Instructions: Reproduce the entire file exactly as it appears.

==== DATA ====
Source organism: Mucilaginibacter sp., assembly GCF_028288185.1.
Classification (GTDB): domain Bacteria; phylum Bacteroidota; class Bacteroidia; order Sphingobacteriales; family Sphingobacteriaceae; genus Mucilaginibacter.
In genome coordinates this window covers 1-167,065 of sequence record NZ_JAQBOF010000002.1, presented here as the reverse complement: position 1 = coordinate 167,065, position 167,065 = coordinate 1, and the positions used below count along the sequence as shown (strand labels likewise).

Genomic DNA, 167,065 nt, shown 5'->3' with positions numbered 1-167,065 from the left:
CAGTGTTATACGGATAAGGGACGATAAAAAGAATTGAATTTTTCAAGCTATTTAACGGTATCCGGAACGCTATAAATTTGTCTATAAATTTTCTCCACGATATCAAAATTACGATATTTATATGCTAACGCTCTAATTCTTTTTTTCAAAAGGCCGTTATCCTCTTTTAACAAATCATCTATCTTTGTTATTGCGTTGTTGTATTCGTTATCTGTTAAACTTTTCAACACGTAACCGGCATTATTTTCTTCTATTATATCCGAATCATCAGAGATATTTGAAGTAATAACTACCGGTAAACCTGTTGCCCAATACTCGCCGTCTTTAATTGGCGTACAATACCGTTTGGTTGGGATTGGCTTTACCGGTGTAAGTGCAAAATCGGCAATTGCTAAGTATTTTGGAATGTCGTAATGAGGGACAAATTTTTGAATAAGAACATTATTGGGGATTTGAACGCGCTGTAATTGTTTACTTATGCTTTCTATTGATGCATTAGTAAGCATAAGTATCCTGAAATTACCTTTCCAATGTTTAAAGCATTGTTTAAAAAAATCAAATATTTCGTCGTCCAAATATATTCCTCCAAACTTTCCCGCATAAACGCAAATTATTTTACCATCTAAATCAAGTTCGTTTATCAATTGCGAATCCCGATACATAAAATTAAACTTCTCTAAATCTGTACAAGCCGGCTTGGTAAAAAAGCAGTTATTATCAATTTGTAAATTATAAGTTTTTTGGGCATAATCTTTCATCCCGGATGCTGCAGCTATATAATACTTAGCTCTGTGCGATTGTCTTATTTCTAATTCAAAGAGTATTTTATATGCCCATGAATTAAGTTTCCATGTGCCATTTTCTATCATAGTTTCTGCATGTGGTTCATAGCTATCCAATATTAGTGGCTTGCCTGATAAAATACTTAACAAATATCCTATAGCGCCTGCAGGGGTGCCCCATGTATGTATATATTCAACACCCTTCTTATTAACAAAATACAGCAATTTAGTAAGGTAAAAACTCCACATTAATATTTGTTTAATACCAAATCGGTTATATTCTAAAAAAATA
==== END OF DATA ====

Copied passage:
Source organism: Mucilaginibacter sp., assembly GCF_028288185.1.
Classification (GTDB): domain Bacteria; phylum Bacteroidota; class Bacteroidia; order Sphingobacteriales; family Sphingobacteriaceae; genus Mucilaginibacter.
In genome coordinates this window covers 1-167,065 of sequence record NZ_JAQBOF010000002.1, presented here as the reverse complement: position 1 = coordinate 167,065, position 167,065 = coordinate 1, and the positions used below count along the sequence as shown (strand labels likewise).

Genomic DNA, 167,065 nt, shown 5'->3' with positions numbered 1-167,065 from the left:
CAGTGTTATACGGATAAGGGACGATAAAAAGAATTGAATTTTTCAAGCTATTTAACGGTATCCGGAACGCTATAAATTTGTCTATAAATTTTCTCCACGATATCAAAATTACGATATTTATATGCTAACGCTCTAATTCTTTTTTTCAAAAGGCCGTTATCCTCTTTTAACAAATCATCTATCTTTGTTATTGCGTTGTTGTATTCGTTATCTGTTAAACTTTTCAACACGTAACCGGCATTATTTTCTTCTATTATATCCGAATCATCAGAGATATTTGAAGTAATAACTACCGGTAAACCTGTTGCCCAATACTCGCCGTCTTTAATTGGCGTACAATACCGTTTGGTTGGGATTGGCTTTACCGGTGTAAGTGCAAAATCGGCAATTGCTAAGTATTTTGGAATGTCGTAATGAGGGACAAATTTTTGAATAAGAACATTATTGGGGATTTGAACGCGCTGTAATTGTTTACTTATGCTTTCTATTGATGCATTAGTAAGCATAAGTATCCTGAAATTACCTTTCCAATGTTTAAAGCATTGTTTAAAAAAATCAAATATTTCGTCGTCCAAATATATTCCTCCAAACTTTCCCGCATAAACGCAAATTATTTTACCATCTAAATCAAGTTCGTTTATCAATTGCGAATCCCGATACATAAAATTAAACTTCTCTAAATCTGTACAAGCCGGCTTGGTAAAAAAGCAGTTATTATCAATTTGTAAATTATAAGTTTTTTGGGCATAATCTTTCATCCCGGATGCTGCAGCTATATAATACTTAGCTCTGTGCGATTGTCTTATTTCTAATTCAAAGAGTATTTTATATGCCCATGAATTAAGTTTCCATGTGCCATTTTCTATCATAGTTTCTGCATGTGGTTCATAGCTATCCAATATTAGTGGCTTGCCTGATAAAATACTTAACAAATATCCTATAGCGCCTGCAGGGGTGCCCCATGTATGTATATATTCAACACCCTTCTTATTAACAAAATACAGCAATTTAGTAAGGTAAAAACTCCACATTAATATTTGTTTAATACCAAATCGGTTATATTCTAAAAAAATA